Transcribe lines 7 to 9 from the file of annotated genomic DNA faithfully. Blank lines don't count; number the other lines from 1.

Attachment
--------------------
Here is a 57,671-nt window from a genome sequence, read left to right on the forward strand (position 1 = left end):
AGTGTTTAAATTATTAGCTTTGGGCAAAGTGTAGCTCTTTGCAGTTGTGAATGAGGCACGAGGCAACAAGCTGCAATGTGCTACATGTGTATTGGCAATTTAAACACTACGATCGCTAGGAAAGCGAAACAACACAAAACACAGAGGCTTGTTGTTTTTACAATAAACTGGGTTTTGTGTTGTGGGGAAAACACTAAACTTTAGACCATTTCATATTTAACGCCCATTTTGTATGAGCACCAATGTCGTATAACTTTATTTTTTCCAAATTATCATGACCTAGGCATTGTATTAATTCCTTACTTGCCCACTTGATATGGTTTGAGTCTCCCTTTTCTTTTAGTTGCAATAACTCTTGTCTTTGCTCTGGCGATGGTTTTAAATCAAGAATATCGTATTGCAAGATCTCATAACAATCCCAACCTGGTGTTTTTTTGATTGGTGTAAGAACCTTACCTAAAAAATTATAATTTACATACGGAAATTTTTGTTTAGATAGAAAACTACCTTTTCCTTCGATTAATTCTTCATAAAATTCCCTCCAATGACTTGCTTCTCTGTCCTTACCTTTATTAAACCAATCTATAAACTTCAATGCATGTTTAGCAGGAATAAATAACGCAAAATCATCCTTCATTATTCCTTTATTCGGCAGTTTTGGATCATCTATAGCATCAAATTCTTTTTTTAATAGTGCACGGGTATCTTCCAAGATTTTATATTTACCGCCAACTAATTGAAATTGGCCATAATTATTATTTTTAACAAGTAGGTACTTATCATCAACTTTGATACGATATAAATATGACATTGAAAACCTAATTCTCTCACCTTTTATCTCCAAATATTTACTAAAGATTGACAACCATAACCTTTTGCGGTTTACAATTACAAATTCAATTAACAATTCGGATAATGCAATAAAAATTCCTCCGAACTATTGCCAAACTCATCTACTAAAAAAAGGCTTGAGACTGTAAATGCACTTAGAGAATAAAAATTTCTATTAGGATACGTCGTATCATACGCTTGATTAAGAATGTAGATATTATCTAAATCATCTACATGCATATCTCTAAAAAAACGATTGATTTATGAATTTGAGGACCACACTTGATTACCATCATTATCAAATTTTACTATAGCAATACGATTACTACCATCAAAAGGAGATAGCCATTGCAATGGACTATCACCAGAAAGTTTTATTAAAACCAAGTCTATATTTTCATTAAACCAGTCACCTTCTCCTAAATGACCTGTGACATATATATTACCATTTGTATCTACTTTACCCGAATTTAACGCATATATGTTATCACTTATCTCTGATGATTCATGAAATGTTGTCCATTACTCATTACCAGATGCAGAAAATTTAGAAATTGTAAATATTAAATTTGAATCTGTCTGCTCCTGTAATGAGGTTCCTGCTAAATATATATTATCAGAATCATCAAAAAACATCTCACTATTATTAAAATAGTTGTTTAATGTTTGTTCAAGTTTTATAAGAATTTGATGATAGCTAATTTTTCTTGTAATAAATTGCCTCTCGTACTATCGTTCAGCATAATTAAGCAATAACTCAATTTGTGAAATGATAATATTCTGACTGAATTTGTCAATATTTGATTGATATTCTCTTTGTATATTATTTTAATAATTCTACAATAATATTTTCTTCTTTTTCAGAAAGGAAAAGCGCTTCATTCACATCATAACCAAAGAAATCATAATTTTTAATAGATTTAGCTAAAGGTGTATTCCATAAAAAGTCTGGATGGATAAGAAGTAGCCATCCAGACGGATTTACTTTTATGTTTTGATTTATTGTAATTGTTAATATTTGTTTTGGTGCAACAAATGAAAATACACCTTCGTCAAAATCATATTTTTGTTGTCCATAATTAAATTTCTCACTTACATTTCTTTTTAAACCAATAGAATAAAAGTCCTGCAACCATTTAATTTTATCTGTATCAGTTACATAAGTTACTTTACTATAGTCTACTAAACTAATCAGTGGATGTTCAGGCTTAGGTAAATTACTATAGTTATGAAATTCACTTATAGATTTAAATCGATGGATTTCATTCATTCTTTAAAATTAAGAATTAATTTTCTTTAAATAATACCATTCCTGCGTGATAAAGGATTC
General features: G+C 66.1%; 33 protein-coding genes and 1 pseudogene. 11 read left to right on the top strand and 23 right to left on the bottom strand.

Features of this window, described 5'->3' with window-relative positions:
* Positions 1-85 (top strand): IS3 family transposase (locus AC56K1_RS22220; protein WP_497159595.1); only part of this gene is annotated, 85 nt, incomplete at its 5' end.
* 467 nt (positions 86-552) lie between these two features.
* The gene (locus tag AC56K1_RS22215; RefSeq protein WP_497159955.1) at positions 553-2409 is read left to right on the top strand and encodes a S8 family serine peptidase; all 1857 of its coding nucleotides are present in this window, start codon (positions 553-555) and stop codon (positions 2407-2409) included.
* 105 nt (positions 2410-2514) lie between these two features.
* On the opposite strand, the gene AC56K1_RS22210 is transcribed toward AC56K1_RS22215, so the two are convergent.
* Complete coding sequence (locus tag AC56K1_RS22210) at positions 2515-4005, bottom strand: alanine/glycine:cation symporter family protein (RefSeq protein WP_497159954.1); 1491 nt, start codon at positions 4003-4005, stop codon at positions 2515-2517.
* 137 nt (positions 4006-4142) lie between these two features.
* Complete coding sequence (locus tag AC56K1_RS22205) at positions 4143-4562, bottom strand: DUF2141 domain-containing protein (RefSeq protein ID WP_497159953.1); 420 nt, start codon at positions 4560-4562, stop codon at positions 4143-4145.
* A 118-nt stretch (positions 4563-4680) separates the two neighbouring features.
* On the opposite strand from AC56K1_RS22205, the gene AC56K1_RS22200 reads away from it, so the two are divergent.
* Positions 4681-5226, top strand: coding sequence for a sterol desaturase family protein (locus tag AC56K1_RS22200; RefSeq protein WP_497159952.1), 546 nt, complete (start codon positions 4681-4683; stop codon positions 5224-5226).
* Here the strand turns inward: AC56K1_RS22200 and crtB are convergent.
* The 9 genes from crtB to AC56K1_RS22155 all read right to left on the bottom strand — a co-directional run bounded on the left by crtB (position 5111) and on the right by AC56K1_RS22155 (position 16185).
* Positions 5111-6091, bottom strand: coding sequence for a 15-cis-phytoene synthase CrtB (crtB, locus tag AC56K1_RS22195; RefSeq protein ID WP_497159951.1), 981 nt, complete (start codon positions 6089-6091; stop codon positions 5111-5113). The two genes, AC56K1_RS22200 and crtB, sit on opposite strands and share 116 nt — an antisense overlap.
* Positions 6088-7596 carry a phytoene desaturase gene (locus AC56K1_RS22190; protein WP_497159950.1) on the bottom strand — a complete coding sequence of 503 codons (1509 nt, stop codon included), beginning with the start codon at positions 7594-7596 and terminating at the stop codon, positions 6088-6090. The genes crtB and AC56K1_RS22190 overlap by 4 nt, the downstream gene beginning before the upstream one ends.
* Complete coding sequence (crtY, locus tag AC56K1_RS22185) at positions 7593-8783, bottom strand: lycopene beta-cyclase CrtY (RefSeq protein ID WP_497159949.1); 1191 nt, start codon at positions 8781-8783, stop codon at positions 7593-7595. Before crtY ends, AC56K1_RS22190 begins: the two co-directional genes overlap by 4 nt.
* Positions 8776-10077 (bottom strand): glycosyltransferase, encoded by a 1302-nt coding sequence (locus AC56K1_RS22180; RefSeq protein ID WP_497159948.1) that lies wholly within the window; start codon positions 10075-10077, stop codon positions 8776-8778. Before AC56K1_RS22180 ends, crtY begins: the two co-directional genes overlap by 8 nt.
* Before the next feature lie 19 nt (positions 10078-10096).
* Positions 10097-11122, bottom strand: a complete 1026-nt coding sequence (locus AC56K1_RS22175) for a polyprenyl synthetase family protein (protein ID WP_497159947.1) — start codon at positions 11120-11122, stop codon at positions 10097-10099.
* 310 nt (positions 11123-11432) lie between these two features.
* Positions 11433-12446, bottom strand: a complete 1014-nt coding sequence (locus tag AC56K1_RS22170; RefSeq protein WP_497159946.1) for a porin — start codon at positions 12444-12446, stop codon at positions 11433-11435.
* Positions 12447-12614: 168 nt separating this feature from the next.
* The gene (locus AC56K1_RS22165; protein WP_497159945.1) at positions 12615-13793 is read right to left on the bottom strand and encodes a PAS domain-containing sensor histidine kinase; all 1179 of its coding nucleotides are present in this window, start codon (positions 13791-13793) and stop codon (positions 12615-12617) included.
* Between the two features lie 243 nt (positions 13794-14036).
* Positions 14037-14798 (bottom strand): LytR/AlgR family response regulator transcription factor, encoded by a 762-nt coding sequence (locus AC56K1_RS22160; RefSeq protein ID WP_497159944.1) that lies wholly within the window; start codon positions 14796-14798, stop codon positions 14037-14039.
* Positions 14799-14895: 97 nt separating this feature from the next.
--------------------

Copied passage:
* The gene (locus tag AC56K1_RS22215; RefSeq protein WP_497159955.1) at positions 553-2409 is read left to right on the top strand and encodes a S8 family serine peptidase; all 1857 of its coding nucleotides are present in this window, start codon (positions 553-555) and stop codon (positions 2407-2409) included.
* 105 nt (positions 2410-2514) lie between these two features.
* On the opposite strand, the gene AC56K1_RS22210 is transcribed toward AC56K1_RS22215, so the two are convergent.